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Guantánamo Population Drops to 93 after 10 Prisoners Go to Oman
The Pentagon on Thursday announced that it had transferred 10 lower-level Yemeni detainees from the Guantánamo Bay prison to Oman. The departure of the unusually large group of prisoners — each of whom spent about 14 years in custody — reduced the prison population to 93, the first time it has been in double digits since the Bush administration began bringing Afghanistan war prisoners to the naval base in January 2002.
The transfer, which took place on Wednesday, was the largest single resettlement of detainees in the yearslong effort to close the prison in Cuba. The 34 prisoners who are still on a list recommended for transfer if security conditions can be met in the receiving country may be moved by mid-2016, said Lee Wolosky, a State Department official who negotiates transfers.
"Sustained diplomatic engagement led us to this important milestone," Mr. Wolosky said. "We are very grateful to our friends and partners in the gulf and elsewhere who have resettled Yemeni detainees, and we expect to be in a position to empty Guantánamo of all detainees who are currently approved for transfer by this summer."
Oman, which shares a border with Yemen, also took in 10 lower-level detainees in 2015. Its acceptance of 20 men over the past 13 months has significantly aided the Obama administration's goal of repatriating or resettling all the men who have been recommended for transfer, most of whom have been languishing with that status since at least 2009 when a six-agency task force unanimously approved letting them go.
Secretary of Defense Ashton B. Carter, who approved the transfers, hailed them in a speech at a ceremony to hand over command of the United States Southern Command — which oversees Guantánamo — from Gen. John F. Kelly of the Marines to Adm. Kurt W. Tidd of the Navy. Mr. Carter noted that the detainee transfers amounted to "roughly 10 percent of the total remaining Gitmo population," using a nickname for the naval base.
President Obama on Tuesday used his State of the Union address to reiterate his argument for closing the prison, which he says wastes taxpayer money and inflames anti-American sentiments.
But the Republican-controlled Congress has shown no appetite for lifting statutory impediments to Mr. Obama's plan to bring the remaining detainees to a prison on American soil before he leaves office next year.
Senator Kelly Ayotte, Republican of New Hampshire, who opposes closing the Guantánamo prison and championed a provision in a law Mr. Obama signed late last year that bars repatriating detainees to Yemen, on Wednesday criticized the transfer of Yemeni detainees to Oman instead. Yemen is engulfed in a civil war and has an active affiliate of Al Qaeda.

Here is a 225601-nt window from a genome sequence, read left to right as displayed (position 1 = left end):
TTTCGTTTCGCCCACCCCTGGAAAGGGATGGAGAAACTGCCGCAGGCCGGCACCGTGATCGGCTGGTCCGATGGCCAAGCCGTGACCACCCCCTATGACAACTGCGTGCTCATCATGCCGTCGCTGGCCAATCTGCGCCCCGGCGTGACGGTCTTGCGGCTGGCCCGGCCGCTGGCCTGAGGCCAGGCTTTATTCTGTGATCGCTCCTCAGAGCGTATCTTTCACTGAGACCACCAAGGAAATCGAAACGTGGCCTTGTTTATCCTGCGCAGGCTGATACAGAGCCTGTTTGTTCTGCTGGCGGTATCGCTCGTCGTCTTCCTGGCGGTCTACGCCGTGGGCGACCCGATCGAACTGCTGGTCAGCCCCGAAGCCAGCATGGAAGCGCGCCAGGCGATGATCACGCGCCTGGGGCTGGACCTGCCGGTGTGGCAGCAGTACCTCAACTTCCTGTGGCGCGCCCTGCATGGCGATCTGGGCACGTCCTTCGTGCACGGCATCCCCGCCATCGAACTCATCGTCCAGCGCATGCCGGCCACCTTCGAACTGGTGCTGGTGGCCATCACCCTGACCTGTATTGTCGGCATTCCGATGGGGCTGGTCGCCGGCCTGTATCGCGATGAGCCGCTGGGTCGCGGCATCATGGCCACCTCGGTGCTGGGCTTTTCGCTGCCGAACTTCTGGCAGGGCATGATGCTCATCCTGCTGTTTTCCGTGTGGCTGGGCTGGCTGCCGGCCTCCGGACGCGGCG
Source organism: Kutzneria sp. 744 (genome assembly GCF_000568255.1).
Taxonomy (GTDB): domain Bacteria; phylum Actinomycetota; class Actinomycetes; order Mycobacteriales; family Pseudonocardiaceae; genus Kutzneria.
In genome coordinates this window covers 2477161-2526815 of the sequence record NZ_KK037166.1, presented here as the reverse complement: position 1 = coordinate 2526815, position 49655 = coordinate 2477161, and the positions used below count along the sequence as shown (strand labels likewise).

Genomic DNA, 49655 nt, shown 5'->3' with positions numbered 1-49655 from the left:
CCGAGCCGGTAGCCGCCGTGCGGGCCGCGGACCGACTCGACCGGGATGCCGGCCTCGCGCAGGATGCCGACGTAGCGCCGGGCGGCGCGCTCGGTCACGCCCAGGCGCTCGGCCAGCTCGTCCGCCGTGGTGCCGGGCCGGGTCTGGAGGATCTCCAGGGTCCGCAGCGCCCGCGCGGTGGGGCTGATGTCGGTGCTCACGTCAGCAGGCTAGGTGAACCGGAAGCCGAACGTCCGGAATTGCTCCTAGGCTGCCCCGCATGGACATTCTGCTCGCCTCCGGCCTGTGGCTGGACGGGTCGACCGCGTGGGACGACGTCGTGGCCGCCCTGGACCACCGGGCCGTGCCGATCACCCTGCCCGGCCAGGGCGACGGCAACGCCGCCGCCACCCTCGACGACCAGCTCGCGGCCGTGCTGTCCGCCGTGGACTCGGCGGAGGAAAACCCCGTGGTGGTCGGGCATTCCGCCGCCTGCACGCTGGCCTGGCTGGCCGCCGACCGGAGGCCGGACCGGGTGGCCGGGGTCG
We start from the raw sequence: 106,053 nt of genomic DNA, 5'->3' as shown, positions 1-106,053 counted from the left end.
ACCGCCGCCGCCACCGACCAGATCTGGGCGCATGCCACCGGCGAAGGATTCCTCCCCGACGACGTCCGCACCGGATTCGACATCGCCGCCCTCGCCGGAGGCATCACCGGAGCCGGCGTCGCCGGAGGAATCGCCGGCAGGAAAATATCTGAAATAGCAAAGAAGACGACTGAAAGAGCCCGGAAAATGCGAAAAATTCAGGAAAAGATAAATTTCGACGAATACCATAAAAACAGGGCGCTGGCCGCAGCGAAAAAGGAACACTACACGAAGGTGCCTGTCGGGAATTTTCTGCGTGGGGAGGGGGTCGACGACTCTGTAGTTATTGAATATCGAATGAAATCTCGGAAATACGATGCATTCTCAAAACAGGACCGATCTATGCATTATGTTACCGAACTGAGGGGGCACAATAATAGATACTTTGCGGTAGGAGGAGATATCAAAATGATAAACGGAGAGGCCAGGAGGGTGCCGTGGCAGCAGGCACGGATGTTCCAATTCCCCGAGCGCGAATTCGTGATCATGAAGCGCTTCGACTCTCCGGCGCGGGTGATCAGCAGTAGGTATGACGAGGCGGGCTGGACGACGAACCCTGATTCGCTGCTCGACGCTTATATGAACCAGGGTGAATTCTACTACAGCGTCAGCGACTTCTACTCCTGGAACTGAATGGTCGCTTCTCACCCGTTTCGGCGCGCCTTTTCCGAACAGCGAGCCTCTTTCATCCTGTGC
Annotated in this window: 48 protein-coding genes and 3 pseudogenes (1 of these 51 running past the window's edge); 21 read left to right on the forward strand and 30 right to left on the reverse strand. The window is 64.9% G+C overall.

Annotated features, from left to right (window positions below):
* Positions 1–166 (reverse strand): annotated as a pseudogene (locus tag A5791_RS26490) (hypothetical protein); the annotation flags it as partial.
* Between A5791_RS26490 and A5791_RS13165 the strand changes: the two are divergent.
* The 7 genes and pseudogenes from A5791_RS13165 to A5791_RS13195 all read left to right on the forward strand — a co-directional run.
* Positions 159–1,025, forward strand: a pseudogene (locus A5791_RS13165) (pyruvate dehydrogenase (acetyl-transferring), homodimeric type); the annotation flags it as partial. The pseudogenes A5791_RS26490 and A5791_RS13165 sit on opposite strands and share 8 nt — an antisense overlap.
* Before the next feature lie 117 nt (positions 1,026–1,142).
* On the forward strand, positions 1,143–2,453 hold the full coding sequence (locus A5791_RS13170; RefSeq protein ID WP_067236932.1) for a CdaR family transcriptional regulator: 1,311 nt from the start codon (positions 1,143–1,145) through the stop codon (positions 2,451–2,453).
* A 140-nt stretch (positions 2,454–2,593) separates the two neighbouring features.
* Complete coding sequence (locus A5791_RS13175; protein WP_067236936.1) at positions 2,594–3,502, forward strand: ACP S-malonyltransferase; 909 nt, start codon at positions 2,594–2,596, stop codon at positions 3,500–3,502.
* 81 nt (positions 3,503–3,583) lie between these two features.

Transfer deals typically involve arrangements to keep resettled detainees under surveillance and prevent them from traveling abroad. Without offering specific details, Ian Moss, chief of staff to Mr. Wolosky, said the negotiations with Oman included "measures that will be taken in order to sufficiently mitigate" any threat.
Both the Bush and Obama administrations had long hoped that Yemen would stabilize enough for dozens of lower-level Yemeni detainees to be repatriated. As a result, as lower-level detainees of other nationalities were repatriated or resettled over the years, their Yemeni equivalents remained in Guantánamo.
Finally, in November 2014, the Obama administration gave up on Yemen's stabilizing soon, and struck diplomatic deals with other countries to resettle Yemeni men in small batches, starting with two Eastern European countries.
David Remes, an attorney who represents three of the detainees sent to Oman this week, said that country was a particularly good fit for them.
"I'm sure that they are ecstatic just leaving Guantánamo," Mr. Remes said. "But it's even better than that. They've been sent to Oman, an Arab country, whose language, culture and religion are their own. Oman is also one of Yemen's neighbors, so their families will be able to visit them often."
One of the three newly transferred men Mr. Remes represented, Muktar Yahya Najee al Warafi, drew attention last year when he filed a lawsuit asking a court to order the military to let him go because Mr. Obama had said the war in Afghanistan was over. A judge rejected the case.
The other nine Yemeni men transferred this week were Fahed Abdullah Ahmad Ghazi; Samir Naji al Hasan Moqbel; Waqas Mohammed Ali Awad; Abu Bakr Ibn Ali Muhhammad Alahdal; Abdul al Razzaq Muhammad Salih; Muhhammad Said Bin Salem; Said Muhammed Salih Hatim; Omer Saeed Salem al Daini; and Fahmi Abdullah Ahmed.
[Source: By Charlie Savage, The New York Times, Washington, 14Jan16]
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